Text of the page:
Some readers are aware of a struggle that is going on right now between a group of Patentcenter beta testers and the people at the USPTO who are in charge of the design of Patentcenter. The Patentcenter beta users comprise a listserv.
The Patentcenter beta testers point to many bugs and missing features in Patentcenter that have been broken and missing since autumn of 2018 when alpha testing of Patentcenter began. They ask USPTO to communicate with the listserv. USPTO has refused to communicate with the listserv. See blog article How should USPTO interact with its Patentcenter beta testers?
USPTO has repeatedly said that there is no need for it to communicate directly with the listserv because its original alpha tester and beta tester feedback mechanisms are supposedly more than adequate. The three original mechanisms are:
- posting messages to USPTO’s Ideascale
- opening of trouble tickets at the USPTO Electronic Business Center, and
- sending email to eMod@USPTO.GOV.
None of these mechanisms works even remotely well, from the point of view of the alpha testers and beta testers. I personally have reported many Patentcenter bugs to the EBC since the start of alpha testing in autumn of 2018, and not once did I ever hear back from the EBC about whether any bug got fixed or how a trouble ticket somehow got closed.
There had been a point a few weeks ago at which it seemed the USPTO was on the verge of making it possible to have some actual direct communication between USPTO’s Patentcenter developers and the listserv. Since then, unfortunately, I have not heard further from the USPTO. Meanwhile, the Trouble Report list maintained by the listserv continues to grow, and the Feature Request list maintained by the listserv continues to grow.
So the natural question that arises is, what might we as USPTO customers do to help the USPTO to understand that it is actually in the USPTO’s interest to make time to communicate directly with the listserv? I realized that one possibility is that maybe the USPTO decisionmakers do not fully appreciate the depth of failure of the original three mechanisms in terms of getting bugs fixed and getting missing features implemented. Maybe if USPTO were to see an itemised report, listing one by one in an objective fashion, the many dozens of Patentcenter missing feature reports that were reported to the USPTO from autumn of 2018 to the present, that USPTO failed to implement? Maybe if USPTO were to see an itemised report, listing one by one in an objective fashion the many dozens of Patentcenter bug reports that were reported to the USPTO from autumn of 2018 to the present, that USPTO failed to fix?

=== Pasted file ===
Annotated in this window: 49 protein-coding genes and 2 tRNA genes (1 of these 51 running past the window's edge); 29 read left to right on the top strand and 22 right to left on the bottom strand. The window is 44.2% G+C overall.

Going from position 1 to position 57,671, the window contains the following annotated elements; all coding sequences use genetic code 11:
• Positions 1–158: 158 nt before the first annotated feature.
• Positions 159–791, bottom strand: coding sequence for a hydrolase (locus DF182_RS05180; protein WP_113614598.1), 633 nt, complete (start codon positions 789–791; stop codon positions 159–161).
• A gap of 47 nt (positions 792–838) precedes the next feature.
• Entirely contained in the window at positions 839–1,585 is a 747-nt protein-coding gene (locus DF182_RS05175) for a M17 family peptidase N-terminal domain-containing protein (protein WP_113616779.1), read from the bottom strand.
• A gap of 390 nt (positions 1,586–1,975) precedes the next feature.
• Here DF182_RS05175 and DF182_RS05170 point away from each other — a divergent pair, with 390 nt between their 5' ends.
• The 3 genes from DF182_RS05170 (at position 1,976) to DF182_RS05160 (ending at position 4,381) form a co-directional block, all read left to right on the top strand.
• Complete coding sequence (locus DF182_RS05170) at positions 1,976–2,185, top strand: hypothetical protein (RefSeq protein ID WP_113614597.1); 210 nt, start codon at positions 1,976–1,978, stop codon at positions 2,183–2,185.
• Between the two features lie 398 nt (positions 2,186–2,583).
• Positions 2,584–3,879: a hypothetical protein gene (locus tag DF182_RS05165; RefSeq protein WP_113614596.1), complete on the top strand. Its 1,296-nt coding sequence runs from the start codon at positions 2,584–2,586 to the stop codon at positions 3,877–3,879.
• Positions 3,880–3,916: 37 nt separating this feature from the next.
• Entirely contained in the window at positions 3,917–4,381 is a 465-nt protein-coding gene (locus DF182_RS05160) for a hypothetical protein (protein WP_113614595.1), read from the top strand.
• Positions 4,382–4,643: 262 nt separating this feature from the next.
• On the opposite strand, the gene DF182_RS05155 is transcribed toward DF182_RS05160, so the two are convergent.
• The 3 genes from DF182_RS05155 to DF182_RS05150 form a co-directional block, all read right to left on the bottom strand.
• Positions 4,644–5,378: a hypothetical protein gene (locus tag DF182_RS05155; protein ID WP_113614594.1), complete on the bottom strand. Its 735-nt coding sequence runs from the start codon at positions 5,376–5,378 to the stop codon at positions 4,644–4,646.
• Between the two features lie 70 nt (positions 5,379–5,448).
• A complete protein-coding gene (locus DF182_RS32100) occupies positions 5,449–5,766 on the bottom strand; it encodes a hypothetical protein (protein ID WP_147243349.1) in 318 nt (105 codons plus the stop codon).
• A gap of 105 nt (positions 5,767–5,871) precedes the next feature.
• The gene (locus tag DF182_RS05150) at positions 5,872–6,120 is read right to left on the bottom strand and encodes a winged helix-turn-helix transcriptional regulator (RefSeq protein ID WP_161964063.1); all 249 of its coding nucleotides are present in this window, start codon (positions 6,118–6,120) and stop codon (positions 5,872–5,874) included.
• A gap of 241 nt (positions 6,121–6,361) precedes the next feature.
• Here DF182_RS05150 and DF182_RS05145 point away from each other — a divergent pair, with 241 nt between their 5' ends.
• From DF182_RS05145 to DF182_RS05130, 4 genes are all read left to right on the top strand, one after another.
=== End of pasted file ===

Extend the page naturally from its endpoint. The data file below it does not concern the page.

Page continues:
The report would review bug reports and missing-feature reports that had been posted to Ideascale by alpha testers during alphatest. This is not easy to do because the USPTO has deleted those postings from public view — who can say why? I sent a FOIA request to USPTO and received a copy of all of my own alpha tester postings to Ideascale. If I were to make the time for it, I could work my way through the 75 pages of that document and itemize things. and generate some sort of report showing just how much of a failure the Ideascale mechanism has been in terms of getting Patentcenter bugs fixed and getting missing features implemented over the past 20 months. (You can see the 75-page FOIA response here.)
The other thing would be to review all of the Patentcenter alpha test and beta test problems that I reported to the EBC from autumn 2018 to the present. I have reported dozens of bugs to the EBC. EBC opened many trouble tickets. Not once has anybody from the EBC gotten back to me in response to even one of those trouble tickets. I made a FOIA request to the USPTO asking for documents indicative of the Patentcenter trouble reports that I reported to the EBC from autumn 2018 to now, and documents indicative of how the USPTO somehow closed those tickets or otherwise addressed them. I heard back from the USPTO FOIA office that if I want these documents, I will have to send them a check for $833.40. You can see the letter here. I’ve just sent them the check and I am looking forward to seeing the results, which I suppose will show up in a couple of weeks. If I were to make the time for it, I could work my way through those documents as well, after they arrive, generating some sort of report showing just how much of a failure the report-to-EBC mechanism has been in terms of getting Patentcenter bugs fixed and getting missing features implemented over the past 20 months.
But imagine a different next few weeks or months. Imagine a future in which the Patentcenter developers, in a reversal of the previous digging-in of heels, might actually choose to communicate directly with the listserv. This would permit my energies to go toward a goal shared by the USPTO and by the listserv — making Patentcenter better. I would much rather direct my energies that way, rather than directing my energies toward generating detailed objective reports showing the extent of failure of the old communications paths.